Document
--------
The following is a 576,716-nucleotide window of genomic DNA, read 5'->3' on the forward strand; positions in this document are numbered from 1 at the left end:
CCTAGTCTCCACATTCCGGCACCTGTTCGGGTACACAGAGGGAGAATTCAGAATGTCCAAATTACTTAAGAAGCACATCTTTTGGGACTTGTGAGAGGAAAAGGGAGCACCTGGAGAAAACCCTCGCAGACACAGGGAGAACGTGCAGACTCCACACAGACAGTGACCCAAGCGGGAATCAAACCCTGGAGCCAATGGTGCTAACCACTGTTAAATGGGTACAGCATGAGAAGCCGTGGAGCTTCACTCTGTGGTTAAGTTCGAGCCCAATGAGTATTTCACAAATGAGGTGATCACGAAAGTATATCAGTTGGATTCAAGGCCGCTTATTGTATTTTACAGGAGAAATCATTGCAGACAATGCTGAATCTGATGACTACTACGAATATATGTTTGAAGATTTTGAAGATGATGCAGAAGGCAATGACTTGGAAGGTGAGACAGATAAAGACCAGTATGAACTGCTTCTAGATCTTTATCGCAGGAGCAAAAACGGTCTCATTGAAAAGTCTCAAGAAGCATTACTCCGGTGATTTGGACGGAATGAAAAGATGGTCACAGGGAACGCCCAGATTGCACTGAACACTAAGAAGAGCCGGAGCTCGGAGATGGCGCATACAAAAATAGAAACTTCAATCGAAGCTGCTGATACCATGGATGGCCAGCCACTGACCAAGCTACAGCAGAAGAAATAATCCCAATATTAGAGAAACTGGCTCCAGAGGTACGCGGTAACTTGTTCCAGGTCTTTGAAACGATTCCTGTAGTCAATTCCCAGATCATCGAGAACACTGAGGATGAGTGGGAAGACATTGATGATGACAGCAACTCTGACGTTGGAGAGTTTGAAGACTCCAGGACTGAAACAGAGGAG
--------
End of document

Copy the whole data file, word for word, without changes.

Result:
The following is a 576,716-nucleotide window of genomic DNA, read 5'->3' on the forward strand; positions in this document are numbered from 1 at the left end:
CCTAGTCTCCACATTCCGGCACCTGTTCGGGTACACAGAGGGAGAATTCAGAATGTCCAAATTACTTAAGAAGCACATCTTTTGGGACTTGTGAGAGGAAAAGGGAGCACCTGGAGAAAACCCTCGCAGACACAGGGAGAACGTGCAGACTCCACACAGACAGTGACCCAAGCGGGAATCAAACCCTGGAGCCAATGGTGCTAACCACTGTTAAATGGGTACAGCATGAGAAGCCGTGGAGCTTCACTCTGTGGTTAAGTTCGAGCCCAATGAGTATTTCACAAATGAGGTGATCACGAAAGTATATCAGTTGGATTCAAGGCCGCTTATTGTATTTTACAGGAGAAATCATTGCAGACAATGCTGAATCTGATGACTACTACGAATATATGTTTGAAGATTTTGAAGATGATGCAGAAGGCAATGACTTGGAAGGTGAGACAGATAAAGACCAGTATGAACTGCTTCTAGATCTTTATCGCAGGAGCAAAAACGGTCTCATTGAAAAGTCTCAAGAAGCATTACTCCGGTGATTTGGACGGAATGAAAAGATGGTCACAGGGAACGCCCAGATTGCACTGAACACTAAGAAGAGCCGGAGCTCGGAGATGGCGCATACAAAAATAGAAACTTCAATCGAAGCTGCTGATACCATGGATGGCCAGCCACTGACCAAGCTACAGCAGAAGAAATAATCCCAATATTAGAGAAACTGGCTCCAGAGGTACGCGGTAACTTGTTCCAGGTCTTTGAAACGATTCCTGTAGTCAATTCCCAGATCATCGAGAACACTGAGGATGAGTGGGAAGACATTGATGATGACAGCAACTCTGACGTTGGAGAGTTTGAAGACTCCAGGACTGAAACAGAGGAG